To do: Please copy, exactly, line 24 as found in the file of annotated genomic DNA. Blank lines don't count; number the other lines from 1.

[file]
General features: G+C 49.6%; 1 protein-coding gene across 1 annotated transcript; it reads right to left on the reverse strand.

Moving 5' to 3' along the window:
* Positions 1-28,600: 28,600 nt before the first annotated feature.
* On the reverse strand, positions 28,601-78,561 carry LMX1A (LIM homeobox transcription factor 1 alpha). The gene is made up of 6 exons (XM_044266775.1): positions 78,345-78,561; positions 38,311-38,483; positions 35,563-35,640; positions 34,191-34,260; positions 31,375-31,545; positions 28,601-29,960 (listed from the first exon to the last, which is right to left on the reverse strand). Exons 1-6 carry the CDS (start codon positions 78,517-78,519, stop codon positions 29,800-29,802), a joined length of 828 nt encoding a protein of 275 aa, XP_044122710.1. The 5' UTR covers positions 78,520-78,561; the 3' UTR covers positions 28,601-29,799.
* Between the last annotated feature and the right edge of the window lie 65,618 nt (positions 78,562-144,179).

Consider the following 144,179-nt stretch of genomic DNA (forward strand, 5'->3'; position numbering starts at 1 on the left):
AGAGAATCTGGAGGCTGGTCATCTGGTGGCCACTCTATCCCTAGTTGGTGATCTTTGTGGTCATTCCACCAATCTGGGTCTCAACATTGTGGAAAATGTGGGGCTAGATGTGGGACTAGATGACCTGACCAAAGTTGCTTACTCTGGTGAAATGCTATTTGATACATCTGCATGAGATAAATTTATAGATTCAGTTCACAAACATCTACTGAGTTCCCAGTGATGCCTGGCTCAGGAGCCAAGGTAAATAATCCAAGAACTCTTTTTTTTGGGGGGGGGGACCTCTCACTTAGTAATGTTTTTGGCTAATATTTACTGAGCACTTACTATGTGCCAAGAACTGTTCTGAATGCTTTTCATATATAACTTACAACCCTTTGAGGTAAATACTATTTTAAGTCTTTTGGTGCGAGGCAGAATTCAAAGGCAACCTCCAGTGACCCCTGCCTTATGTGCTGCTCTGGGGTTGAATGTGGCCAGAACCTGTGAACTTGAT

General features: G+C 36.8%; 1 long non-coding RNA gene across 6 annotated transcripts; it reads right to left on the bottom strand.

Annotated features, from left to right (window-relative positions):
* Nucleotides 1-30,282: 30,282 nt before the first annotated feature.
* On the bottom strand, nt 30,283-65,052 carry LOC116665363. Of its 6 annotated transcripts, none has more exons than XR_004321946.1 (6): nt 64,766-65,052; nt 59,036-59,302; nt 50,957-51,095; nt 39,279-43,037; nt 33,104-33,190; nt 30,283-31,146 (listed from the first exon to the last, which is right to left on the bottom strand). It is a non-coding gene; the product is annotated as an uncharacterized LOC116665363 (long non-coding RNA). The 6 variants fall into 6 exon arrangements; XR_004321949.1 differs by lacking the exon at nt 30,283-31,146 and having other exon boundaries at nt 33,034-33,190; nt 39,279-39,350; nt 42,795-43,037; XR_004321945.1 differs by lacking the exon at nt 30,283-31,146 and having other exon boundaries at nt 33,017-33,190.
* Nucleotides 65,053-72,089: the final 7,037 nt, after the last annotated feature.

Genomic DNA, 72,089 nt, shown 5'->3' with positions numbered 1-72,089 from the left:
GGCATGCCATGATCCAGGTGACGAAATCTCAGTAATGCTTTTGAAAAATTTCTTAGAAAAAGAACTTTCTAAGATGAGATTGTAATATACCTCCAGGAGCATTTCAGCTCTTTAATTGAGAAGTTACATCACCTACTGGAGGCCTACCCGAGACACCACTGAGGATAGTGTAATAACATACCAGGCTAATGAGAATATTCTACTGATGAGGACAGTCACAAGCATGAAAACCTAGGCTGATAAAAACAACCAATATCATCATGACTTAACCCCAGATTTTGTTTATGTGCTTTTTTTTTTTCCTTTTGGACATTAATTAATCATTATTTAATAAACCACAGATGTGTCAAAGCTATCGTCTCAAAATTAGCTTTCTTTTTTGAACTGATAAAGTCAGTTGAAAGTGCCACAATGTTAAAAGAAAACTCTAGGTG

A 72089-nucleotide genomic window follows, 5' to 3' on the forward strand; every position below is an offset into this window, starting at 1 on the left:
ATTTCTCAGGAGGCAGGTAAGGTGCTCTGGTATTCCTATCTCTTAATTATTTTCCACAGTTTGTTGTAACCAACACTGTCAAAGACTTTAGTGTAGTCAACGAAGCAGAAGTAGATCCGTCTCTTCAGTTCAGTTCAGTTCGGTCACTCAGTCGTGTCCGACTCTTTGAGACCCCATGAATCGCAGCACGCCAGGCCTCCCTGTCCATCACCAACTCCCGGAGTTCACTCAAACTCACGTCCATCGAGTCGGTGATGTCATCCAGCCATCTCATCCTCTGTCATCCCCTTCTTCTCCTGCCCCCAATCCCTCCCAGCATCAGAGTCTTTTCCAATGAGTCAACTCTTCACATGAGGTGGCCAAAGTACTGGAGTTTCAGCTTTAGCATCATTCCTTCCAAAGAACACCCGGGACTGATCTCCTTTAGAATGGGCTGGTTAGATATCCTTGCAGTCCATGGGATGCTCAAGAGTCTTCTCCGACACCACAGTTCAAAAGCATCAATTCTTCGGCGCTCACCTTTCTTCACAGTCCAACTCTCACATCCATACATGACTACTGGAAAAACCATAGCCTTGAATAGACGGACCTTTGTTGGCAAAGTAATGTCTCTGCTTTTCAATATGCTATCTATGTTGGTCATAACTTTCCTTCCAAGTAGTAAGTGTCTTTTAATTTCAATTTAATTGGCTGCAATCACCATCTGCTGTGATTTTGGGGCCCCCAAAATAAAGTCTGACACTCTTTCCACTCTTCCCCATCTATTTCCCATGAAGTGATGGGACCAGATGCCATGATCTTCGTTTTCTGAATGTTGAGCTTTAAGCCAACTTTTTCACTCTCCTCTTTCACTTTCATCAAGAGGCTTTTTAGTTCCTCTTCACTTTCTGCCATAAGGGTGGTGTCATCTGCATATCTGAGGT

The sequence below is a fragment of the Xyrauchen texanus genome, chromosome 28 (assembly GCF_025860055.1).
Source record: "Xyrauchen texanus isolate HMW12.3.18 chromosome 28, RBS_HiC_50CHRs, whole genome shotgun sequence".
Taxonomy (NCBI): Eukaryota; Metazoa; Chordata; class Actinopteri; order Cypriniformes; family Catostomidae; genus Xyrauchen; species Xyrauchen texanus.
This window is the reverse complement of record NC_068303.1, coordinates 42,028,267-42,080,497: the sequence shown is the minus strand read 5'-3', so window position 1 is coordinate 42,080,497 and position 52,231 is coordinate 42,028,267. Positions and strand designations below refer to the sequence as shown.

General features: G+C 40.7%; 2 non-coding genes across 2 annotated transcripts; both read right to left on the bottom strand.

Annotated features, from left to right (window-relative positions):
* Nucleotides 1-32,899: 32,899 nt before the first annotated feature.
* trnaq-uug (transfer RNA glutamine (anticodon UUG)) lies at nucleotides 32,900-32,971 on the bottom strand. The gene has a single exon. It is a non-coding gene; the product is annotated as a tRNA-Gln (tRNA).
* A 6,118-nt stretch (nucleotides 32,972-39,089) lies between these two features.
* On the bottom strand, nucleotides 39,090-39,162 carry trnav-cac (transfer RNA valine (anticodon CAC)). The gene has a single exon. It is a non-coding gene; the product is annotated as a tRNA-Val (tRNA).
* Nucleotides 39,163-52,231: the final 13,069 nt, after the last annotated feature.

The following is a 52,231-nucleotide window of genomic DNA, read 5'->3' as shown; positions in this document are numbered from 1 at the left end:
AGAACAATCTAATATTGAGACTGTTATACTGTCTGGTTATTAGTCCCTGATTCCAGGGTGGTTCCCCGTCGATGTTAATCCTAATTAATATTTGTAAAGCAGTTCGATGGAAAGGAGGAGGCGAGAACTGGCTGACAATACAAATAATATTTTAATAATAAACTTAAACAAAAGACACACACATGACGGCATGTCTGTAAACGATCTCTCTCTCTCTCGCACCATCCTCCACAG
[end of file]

* trnaq-uug (transfer RNA glutamine (anticodon UUG)) lies at nucleotides 32,900-32,971 on the bottom strand. The gene has a single exon. It is a non-coding gene; the product is annotated as a tRNA-Gln (tRNA).